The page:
Chinese relatives of missing Malaysia Airlines Flight 370 passengers wept, begged and cursed a Malaysian diplomat in Beijing on Monday.
They went to a meeting at a hotel there, expecting a long-awaited briefing from Malaysian technical experts, but erupted in anger when the diplomat announced a change in plans.
There would be no briefing.
“We don’t know at this point whether they are alive or dead. And you haven’t given us any direct proof of where they actually are. We want our loved ones back,” a father of a missing passenger cried.
He’s not the only one waiting for answers.
In Kuala Lumpur, Nur Laila Ngah smiles, but it’s a brave face she’s putting on.
Her husband Wan Swaid Ismail was a member of the cabin crew on the flight that disappeared more than six weeks ago.
“Emotionally, it’s up and down. You know? Sometimes, I’m OK. Sometimes, so-so. Sometimes — always — very sad,” she said.
The couple had been planning to celebrate their 13th anniversary this year. They have three children, ages 12, 10 and 8.
Recalling a conversation she had with her husband before he left, Laila said: “I was asking him, ‘Are we going to have the next 13 years together?’ Of course.”
Their children, she said: “They have faith that their father will be coming back.”
But 46 days into the search, that possibility seems less and less likely.
The underwater drone scanning the ocean for Malaysia Airlines Flight 370 was wrapping up its ninth mission Tuesday with “no contacts of interest” in its last eight, the Australia’s Joint Agency Coordination Centre said.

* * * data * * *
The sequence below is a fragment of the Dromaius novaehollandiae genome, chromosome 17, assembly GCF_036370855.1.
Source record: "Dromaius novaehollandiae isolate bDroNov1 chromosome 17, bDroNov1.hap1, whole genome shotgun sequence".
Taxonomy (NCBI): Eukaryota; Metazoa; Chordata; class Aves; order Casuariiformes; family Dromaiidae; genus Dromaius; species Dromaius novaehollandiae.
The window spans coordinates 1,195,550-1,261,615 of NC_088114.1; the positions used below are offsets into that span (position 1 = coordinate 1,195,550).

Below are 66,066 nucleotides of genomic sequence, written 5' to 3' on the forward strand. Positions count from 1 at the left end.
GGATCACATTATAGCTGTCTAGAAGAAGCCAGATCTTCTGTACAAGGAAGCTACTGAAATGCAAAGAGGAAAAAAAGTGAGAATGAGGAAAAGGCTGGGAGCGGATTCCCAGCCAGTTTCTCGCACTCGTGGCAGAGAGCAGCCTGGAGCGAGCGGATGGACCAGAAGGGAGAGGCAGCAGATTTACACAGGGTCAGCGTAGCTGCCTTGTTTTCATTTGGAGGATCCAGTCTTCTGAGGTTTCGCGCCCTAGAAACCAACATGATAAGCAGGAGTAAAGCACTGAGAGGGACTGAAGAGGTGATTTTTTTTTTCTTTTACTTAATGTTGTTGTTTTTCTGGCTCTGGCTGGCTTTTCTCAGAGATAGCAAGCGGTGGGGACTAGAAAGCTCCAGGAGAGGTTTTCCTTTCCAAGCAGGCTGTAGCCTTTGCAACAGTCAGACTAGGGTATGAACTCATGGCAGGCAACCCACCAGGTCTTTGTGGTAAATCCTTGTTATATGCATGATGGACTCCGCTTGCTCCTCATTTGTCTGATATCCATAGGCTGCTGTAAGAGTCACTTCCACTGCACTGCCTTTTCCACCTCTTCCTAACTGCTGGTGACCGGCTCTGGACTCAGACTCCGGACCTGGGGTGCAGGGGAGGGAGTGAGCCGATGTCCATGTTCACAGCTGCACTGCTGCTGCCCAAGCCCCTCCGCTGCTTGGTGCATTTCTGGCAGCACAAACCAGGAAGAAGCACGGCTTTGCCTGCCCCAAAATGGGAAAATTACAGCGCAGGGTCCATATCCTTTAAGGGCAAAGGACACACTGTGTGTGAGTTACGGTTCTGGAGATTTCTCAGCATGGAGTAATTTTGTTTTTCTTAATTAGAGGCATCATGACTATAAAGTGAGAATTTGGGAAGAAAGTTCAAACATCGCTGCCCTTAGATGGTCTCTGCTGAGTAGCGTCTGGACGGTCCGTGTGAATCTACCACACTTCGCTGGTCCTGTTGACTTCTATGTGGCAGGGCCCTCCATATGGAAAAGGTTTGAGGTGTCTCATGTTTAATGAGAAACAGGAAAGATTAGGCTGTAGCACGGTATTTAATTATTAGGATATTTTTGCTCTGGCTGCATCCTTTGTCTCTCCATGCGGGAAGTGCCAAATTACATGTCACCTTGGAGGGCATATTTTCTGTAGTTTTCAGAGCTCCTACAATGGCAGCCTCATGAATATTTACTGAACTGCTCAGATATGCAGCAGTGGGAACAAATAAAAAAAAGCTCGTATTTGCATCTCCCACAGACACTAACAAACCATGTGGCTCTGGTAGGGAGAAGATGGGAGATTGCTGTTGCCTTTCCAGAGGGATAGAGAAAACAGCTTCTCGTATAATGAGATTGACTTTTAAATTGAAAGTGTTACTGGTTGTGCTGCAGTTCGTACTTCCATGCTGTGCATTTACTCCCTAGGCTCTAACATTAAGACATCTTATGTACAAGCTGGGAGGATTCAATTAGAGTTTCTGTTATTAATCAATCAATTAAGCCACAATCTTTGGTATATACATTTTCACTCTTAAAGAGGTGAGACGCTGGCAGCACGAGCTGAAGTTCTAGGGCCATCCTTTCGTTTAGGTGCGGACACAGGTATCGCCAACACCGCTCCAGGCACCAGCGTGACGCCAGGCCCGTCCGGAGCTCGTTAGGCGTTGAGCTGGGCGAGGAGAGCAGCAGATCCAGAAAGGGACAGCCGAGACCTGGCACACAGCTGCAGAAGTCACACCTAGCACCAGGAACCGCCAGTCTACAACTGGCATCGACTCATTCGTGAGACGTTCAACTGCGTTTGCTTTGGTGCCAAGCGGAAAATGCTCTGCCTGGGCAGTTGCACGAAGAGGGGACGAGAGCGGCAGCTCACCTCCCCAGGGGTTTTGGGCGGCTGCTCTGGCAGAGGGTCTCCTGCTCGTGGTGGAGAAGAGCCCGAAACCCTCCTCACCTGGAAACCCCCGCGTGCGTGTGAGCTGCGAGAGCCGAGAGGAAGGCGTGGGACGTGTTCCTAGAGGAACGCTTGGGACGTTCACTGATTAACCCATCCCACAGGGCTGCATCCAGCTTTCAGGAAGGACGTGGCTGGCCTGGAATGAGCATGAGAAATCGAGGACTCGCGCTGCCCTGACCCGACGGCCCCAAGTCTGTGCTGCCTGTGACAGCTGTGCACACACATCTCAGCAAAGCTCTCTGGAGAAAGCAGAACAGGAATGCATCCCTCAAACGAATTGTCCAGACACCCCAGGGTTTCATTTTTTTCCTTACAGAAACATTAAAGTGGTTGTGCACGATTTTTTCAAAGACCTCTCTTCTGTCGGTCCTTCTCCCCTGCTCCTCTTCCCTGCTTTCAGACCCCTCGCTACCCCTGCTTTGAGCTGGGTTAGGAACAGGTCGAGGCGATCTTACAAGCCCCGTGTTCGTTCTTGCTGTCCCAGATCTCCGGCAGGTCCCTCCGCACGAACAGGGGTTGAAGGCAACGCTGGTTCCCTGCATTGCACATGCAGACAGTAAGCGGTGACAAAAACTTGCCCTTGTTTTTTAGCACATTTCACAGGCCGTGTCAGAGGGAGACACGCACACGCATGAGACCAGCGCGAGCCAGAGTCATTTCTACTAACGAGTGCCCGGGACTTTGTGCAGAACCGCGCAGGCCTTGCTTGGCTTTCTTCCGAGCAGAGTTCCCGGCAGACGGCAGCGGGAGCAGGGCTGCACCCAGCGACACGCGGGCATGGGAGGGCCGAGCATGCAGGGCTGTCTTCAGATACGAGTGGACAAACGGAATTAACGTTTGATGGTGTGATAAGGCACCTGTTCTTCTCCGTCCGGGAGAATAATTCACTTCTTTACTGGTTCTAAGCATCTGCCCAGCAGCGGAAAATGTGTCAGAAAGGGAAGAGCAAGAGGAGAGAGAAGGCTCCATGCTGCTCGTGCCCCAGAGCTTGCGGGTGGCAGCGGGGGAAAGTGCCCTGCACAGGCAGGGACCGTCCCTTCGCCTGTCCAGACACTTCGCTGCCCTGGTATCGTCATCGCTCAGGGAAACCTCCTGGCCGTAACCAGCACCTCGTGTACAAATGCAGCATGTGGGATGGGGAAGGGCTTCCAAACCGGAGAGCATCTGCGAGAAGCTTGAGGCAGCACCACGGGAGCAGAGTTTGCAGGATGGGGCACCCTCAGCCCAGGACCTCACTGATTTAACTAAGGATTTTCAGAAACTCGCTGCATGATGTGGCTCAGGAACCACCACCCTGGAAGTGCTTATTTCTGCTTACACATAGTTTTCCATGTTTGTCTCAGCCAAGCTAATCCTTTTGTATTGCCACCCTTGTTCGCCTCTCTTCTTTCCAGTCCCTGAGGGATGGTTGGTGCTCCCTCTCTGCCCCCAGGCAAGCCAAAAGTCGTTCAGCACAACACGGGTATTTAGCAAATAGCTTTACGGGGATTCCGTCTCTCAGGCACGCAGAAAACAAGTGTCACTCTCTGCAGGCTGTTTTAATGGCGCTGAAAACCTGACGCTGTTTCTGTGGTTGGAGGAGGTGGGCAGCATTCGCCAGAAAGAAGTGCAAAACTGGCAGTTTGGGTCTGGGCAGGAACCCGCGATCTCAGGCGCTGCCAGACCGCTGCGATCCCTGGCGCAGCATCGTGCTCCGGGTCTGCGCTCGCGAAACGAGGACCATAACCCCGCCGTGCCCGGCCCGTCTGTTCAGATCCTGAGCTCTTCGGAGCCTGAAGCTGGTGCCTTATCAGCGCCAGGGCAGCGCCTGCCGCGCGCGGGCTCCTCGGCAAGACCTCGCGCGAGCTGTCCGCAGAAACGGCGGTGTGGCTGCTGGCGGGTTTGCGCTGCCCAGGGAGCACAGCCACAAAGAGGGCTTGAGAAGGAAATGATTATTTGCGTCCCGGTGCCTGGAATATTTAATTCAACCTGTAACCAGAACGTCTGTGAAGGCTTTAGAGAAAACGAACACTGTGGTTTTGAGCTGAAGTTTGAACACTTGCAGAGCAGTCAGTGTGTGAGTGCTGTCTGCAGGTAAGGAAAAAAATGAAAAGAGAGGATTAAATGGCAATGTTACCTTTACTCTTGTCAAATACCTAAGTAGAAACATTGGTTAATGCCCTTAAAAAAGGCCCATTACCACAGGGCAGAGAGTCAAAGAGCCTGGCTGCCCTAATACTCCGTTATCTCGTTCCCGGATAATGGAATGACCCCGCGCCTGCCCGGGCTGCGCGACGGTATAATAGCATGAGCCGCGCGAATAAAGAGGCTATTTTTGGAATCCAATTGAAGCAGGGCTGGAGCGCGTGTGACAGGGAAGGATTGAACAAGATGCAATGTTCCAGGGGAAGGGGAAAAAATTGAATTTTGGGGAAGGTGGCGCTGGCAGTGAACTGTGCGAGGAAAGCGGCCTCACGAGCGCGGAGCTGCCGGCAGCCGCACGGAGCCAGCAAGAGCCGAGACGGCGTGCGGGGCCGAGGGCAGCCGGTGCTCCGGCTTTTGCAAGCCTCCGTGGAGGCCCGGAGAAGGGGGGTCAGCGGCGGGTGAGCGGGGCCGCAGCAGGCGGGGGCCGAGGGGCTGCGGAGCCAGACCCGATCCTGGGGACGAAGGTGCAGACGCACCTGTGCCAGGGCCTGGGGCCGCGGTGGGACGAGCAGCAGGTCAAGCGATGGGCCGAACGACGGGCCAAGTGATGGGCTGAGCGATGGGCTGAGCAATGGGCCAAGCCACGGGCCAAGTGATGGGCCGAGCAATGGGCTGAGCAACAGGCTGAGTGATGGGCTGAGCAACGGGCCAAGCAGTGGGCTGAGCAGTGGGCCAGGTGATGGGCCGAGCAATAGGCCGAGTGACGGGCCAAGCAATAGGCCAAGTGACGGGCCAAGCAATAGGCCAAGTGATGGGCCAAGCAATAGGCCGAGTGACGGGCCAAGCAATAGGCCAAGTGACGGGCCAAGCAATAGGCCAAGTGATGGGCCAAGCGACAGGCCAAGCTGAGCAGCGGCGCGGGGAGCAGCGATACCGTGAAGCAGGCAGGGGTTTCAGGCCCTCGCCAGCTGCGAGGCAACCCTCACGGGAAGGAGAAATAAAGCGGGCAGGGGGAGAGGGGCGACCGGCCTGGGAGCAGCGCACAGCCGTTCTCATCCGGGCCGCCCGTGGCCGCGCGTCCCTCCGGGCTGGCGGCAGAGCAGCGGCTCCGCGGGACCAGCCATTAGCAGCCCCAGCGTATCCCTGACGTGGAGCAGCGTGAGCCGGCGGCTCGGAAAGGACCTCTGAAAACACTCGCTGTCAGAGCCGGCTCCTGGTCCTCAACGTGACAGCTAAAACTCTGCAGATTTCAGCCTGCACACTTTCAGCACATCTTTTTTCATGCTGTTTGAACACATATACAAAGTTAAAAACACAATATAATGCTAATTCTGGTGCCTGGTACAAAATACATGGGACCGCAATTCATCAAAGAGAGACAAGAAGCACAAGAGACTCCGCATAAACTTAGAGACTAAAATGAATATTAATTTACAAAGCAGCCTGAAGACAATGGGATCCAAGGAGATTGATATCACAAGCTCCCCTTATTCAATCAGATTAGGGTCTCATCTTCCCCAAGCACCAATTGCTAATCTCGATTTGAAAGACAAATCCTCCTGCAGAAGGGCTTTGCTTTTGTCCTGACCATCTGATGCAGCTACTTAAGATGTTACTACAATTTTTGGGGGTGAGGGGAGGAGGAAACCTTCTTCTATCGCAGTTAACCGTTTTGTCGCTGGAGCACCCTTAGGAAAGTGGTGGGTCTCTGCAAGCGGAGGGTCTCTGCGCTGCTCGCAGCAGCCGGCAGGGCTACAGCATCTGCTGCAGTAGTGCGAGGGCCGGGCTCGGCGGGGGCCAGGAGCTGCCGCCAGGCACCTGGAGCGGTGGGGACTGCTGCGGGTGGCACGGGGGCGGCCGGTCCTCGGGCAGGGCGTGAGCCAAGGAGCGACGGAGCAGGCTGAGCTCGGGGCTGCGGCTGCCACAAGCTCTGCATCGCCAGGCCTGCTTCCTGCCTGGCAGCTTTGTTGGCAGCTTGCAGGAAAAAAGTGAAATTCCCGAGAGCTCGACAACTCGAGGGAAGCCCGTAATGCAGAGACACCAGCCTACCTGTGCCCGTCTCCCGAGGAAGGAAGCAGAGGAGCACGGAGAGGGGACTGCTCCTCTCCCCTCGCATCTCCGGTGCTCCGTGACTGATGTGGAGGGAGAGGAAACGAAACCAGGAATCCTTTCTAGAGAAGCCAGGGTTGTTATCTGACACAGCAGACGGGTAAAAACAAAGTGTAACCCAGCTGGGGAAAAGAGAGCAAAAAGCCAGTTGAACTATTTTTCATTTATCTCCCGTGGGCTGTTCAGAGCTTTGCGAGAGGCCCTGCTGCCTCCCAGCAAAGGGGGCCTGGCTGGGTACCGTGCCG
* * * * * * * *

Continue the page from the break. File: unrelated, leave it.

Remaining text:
The Bluefin-21 has scanned about two thirds of the intended territory without finding any sign of the missing plane.
These efforts may be a main focus of the search, but they aren’t the only part.
The coordination center announced Tuesday morning that up to 10 military aircraft and 10 ships would participate in the day’s search for the Boeing 777 and the 239 passengers and crew on board.
Later, it said that planned air activities had been suspended because of poor weather conditions triggered by Tropical Cyclone Jack.
“It has been determined that the current weather conditions are resulting in heavy seas and poor visibility, and would make any air search activities ineffective and potentially hazardous,” the coordination center said in a statement.
According to U.S. Navy spokesman Chris Johnson, there is “currently a broad discussion among all stakeholders” about how the search operation should proceed in the long run.
The discussions are “in the early stages” still, he said, but authorities are looking ahead for planning as far out as July.
For families of the missing passengers, the wait is agonizing — and infuriating.
Malaysia’s Foreign Ministry says it understands their need for answers, but doesn’t have many to offer.
That is perhaps the most frustrating thing for Mohamad Shaari, whose cousin and his new wife were on the flight. They were on their way to Beijing for their honeymoon.